Saturday, August 16, 2014

The Uncivil Cold War

A friend suggested (a few days before Furguson which I will not further address) that we have been in a Cold Civil War since 1865. What with Jim Crow, KKK, Separate but not really Equal, outright Segregation, and redlining neighborhoods, religious bans on black participation and mixed race marriage, unnecessary voter elegibility crack-downs, and the current conservative push to refuse economic help to the needy because they are either undeserving black criminals or welfare queens (thank you, Ronald Reagan), it seemed like an accurate assessment.

Unfortunately, the term is not unique and is all over the internet including from Glenn Beck, of all people, who cries crocodile tears for his part in tearing the country apart like some TV Evangelist caught with a woman or young boy. I'm not buying it from Glenn. And of course, he continues to stir the pot by predicting that somebody is going to go crazy and start something to turn us all into Civil War warriors and blow this country apart.

Thursday, August 14, 2014

Remember When Government Was Good?

It really wasn't any better than it is now, we just thought it was at times. Like when we wanted to grow a cash crop or even just a little something to eat. Maybe plant a tree?


A friend (from DC, but don't hold that against her) sent me this great postcard showing grateful farmers. Grateful both to God and the U.S. Bureau of Reclamation that made much of the West what it is today.

Do you know where your water comes from? The government, on a slightly revised plan inspired by John Wesley Powell, built dams and irrigated vast acreages for water associations and districts that paid back with little or no interest and with inexpensive operation and maintenance costs (i.e., they didn't build that). It was tried with private interests and phenomenal economic disaster on the Rio Grande in New Mexico, helping to inspire Congress to start Reclamation.

Saturday, August 9, 2014

Crime and Preachment

This is such a great newspaper find with Mormon Missionaries and possible family both referenced even if not directly connected.
Monmouthshire Merlin & Silurian, 21 June 1856
First the missionaries. There wasn't much information easily to find about Abednego Spencer Williams (1827-1896) born in Blaenau, Monmouthshire, except that he came to Utah in the 1880s, and is buried in Ogden City Cemetery.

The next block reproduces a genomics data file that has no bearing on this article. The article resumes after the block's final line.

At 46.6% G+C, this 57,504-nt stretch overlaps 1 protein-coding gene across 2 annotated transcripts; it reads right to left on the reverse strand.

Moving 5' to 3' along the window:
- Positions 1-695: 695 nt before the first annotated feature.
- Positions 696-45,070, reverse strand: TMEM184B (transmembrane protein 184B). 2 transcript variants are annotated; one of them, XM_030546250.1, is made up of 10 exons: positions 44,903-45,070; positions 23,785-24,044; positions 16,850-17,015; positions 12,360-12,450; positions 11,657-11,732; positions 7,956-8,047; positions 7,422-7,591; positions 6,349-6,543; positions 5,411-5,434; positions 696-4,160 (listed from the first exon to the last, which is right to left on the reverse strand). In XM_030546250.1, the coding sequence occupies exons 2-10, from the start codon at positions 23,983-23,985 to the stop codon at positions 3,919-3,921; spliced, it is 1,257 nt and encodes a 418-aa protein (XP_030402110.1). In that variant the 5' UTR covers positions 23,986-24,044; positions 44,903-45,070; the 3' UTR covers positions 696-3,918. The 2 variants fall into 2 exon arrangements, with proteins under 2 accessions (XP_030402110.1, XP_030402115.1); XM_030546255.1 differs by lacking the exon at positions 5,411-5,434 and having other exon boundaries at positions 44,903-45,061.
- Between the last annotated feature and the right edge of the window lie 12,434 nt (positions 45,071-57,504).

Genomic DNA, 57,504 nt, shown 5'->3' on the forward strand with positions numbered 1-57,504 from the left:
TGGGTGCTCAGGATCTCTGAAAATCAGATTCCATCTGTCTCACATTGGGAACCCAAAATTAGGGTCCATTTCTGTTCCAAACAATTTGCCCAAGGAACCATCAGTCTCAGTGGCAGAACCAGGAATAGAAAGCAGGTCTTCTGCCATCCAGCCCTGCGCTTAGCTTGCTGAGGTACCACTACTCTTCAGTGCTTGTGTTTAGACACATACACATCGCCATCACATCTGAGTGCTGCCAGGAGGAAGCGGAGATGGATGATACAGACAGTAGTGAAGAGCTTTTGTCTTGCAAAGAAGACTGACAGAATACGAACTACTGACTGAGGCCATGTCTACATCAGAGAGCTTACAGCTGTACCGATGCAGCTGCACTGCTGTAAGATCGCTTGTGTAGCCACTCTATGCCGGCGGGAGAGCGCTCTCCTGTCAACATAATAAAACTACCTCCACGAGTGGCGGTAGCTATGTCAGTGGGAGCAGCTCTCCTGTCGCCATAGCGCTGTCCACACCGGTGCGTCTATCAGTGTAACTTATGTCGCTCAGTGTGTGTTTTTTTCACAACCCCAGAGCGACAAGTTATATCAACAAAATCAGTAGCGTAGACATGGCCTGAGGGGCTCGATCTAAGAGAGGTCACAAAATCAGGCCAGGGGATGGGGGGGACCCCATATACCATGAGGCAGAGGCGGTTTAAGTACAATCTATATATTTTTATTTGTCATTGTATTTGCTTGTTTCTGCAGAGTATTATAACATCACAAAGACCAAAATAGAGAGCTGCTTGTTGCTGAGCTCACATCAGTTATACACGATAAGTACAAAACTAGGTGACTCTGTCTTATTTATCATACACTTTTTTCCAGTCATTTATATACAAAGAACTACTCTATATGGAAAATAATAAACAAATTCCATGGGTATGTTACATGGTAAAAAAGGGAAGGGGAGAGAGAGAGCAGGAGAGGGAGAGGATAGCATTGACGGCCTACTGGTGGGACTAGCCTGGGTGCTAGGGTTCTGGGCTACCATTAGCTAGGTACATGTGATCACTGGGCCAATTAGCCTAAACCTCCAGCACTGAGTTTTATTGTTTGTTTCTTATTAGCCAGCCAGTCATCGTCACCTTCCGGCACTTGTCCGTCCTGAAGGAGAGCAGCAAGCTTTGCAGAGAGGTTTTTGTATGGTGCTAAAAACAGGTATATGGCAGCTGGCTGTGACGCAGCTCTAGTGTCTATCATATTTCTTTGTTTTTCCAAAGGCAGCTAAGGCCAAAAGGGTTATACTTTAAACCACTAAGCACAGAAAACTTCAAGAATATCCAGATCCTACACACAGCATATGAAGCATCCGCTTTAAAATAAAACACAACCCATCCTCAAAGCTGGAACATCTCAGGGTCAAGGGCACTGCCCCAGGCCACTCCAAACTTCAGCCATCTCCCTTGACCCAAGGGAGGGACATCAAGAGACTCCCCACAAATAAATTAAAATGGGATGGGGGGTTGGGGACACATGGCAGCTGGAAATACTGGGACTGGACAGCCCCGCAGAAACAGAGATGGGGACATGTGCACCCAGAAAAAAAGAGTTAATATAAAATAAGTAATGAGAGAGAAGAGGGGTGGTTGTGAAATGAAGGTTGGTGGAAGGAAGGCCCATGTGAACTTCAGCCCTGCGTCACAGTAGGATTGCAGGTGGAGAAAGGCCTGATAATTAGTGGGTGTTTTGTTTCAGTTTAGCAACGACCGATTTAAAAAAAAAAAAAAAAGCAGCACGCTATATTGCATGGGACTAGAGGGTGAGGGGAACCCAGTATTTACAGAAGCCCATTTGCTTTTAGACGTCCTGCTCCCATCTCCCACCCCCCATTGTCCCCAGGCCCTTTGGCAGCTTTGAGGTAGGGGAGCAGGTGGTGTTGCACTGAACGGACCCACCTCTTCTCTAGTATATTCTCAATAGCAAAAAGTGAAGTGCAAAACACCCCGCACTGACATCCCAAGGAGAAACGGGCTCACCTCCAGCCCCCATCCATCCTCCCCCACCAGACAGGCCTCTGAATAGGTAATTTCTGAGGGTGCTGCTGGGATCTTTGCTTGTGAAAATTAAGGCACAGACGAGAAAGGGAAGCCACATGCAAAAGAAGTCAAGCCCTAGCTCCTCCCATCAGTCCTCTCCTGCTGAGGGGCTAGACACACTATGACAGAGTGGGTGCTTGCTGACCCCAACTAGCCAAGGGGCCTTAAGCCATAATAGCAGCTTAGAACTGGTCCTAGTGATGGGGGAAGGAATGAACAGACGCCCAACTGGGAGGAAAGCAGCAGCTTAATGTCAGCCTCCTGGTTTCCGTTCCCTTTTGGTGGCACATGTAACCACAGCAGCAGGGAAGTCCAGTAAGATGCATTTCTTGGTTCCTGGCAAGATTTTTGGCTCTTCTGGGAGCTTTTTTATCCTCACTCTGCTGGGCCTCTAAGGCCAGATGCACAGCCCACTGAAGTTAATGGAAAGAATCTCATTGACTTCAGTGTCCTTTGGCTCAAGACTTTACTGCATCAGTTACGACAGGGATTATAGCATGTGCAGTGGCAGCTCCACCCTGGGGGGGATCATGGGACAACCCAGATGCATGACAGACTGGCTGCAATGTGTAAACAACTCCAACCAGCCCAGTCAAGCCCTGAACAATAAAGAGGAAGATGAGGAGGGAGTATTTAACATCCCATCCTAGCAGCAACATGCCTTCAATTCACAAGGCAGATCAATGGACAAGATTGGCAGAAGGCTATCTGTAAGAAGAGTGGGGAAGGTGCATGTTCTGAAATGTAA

There's a bit more for Israel Evans (1828-1896). His story reads like an overview of westward expansion. Born in Ohio, his parents joined the LDS Church and moved to Missouri when he was only five. They relocated to Nauvoo, Illinois after the expulsion from Missouri and then left Nauvoo ahead of the mobs to follow Brigham Young. Israel marched with the Mormon Battalion in the War with Mexico and was present for the discovery of gold at Sutter's Mill. Instead of becoming a rich Californian, he went to Utah. He served a four and a half year mission to Wales and led a successful handcart company (only two deaths) to the Valley in the turbulent year of 1857.

The year before, 1856, when Elinor, Jane, John and family left for Utah, Israel helped the Welsh Saints who took the train from Abergavenny and provided a moving account in his journal. He helped the Saints load onto the S. Curling at Liverpool. Elinor had gone a few weeks earlier and sailed on the Enoch Train. John and Jane Vaughan Lewis were likely on that train heading out from Abergavenny and who knows which Vaughans left behind were there to bid farewell:

Wednesday, August 6, 2014

Music Has Charms

Charmed. My breast no longer savage. Self-indulgence is the order of the evening.

It took me a good few hours to get my iTunes set up on a new computer. There are many other competing, digital stereo systems out there. And I'm stuck with iTunes because of the multiplicity of playlists I spent so much time developing. I'm not starting over. 

The tricky part is to remember to move not just the iTunes music files, but the MP3s as well. And some of them are hard to find. I still can't figure why I had to transfer "skate away" by Dire Straits all by itself before it would work. "Enchante, what can I say?"

Tuesday, August 5, 2014

White War

Oh yeah, baby! The confederacy rises again as predicted!

Talk from an elected Congressman of the republican party, just revealed the whole game!

Tuesday, July 29, 2014

An Interesting Glimpse of the Utah War (Eleanor?)

Captain Albert Tracy came to Utah with Johnston's Army as part of the Utah War. He kept a diary that included some great sketches of Utah Territory in 1858-60. He is an obvious Utah "outsider" and not at all kindly disposed towards the Mormons holding every prejudice about them common at the time among the US government and American society at large (hence, the Utah "War").

An Example of Capt. Tracy's Excellent Sketch Work
At one point supposedly to keep peace between the Mormons and the Utes in Utah County (and to keep watch on Bishop Aaron Johnson), Capt. Tracy was ordered to maintain a post at Springville. He gave a grudgingly good description of the city even if he had little respect for its citizens:

Sunday, July 27, 2014

To See the Old and Feeble Dame


Or I could have titled this: "Amateur Historians Need Not Inquire."

It was not a total freak-out. After we were just about to Utah and free from Wyoming's desolation, I turned to my wife and asked:

"Do you think I'm obsessed with Grandma Eleanor?"

"Yes."

"Why do you say that?"